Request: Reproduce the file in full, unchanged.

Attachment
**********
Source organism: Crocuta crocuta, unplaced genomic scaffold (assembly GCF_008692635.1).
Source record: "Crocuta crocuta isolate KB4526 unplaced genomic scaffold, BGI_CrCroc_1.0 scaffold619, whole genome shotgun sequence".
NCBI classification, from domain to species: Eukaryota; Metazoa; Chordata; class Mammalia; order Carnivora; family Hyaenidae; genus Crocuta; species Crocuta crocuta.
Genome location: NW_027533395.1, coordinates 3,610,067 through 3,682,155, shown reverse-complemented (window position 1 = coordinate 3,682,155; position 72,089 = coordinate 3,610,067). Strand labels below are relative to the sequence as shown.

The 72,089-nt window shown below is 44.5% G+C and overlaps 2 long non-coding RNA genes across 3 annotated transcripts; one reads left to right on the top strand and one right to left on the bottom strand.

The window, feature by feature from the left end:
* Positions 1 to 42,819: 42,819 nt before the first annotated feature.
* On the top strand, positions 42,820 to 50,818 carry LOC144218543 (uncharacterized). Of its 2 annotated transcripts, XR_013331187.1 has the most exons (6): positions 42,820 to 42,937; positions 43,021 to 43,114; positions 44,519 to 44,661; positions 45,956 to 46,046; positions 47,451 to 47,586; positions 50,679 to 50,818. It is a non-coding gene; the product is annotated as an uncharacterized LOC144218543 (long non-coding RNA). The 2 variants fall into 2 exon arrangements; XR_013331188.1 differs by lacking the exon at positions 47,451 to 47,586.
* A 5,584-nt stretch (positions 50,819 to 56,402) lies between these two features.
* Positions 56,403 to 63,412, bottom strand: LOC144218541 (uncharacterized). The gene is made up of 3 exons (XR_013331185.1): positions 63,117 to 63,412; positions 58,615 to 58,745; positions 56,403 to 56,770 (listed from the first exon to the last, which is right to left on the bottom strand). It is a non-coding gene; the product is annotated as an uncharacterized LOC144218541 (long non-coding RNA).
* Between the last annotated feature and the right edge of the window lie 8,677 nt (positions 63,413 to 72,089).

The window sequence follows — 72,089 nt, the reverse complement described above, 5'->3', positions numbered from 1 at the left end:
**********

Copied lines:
Source organism: Crocuta crocuta, unplaced genomic scaffold (assembly GCF_008692635.1).
Source record: "Crocuta crocuta isolate KB4526 unplaced genomic scaffold, BGI_CrCroc_1.0 scaffold619, whole genome shotgun sequence".
NCBI classification, from domain to species: Eukaryota; Metazoa; Chordata; class Mammalia; order Carnivora; family Hyaenidae; genus Crocuta; species Crocuta crocuta.
Genome location: NW_027533395.1, coordinates 3,610,067 through 3,682,155, shown reverse-complemented (window position 1 = coordinate 3,682,155; position 72,089 = coordinate 3,610,067). Strand labels below are relative to the sequence as shown.

The 72,089-nt window shown below is 44.5% G+C and overlaps 2 long non-coding RNA genes across 3 annotated transcripts; one reads left to right on the top strand and one right to left on the bottom strand.

The window, feature by feature from the left end:
* Positions 1 to 42,819: 42,819 nt before the first annotated feature.
* On the top strand, positions 42,820 to 50,818 carry LOC144218543 (uncharacterized). Of its 2 annotated transcripts, XR_013331187.1 has the most exons (6): positions 42,820 to 42,937; positions 43,021 to 43,114; positions 44,519 to 44,661; positions 45,956 to 46,046; positions 47,451 to 47,586; positions 50,679 to 50,818. It is a non-coding gene; the product is annotated as an uncharacterized LOC144218543 (long non-coding RNA). The 2 variants fall into 2 exon arrangements; XR_013331188.1 differs by lacking the exon at positions 47,451 to 47,586.
* A 5,584-nt stretch (positions 50,819 to 56,402) lies between these two features.
* Positions 56,403 to 63,412, bottom strand: LOC144218541 (uncharacterized). The gene is made up of 3 exons (XR_013331185.1): positions 63,117 to 63,412; positions 58,615 to 58,745; positions 56,403 to 56,770 (listed from the first exon to the last, which is right to left on the bottom strand). It is a non-coding gene; the product is annotated as an uncharacterized LOC144218541 (long non-coding RNA).
* Between the last annotated feature and the right edge of the window lie 8,677 nt (positions 63,413 to 72,089).

The window sequence follows — 72,089 nt, the reverse complement described above, 5'->3', positions numbered from 1 at the left end: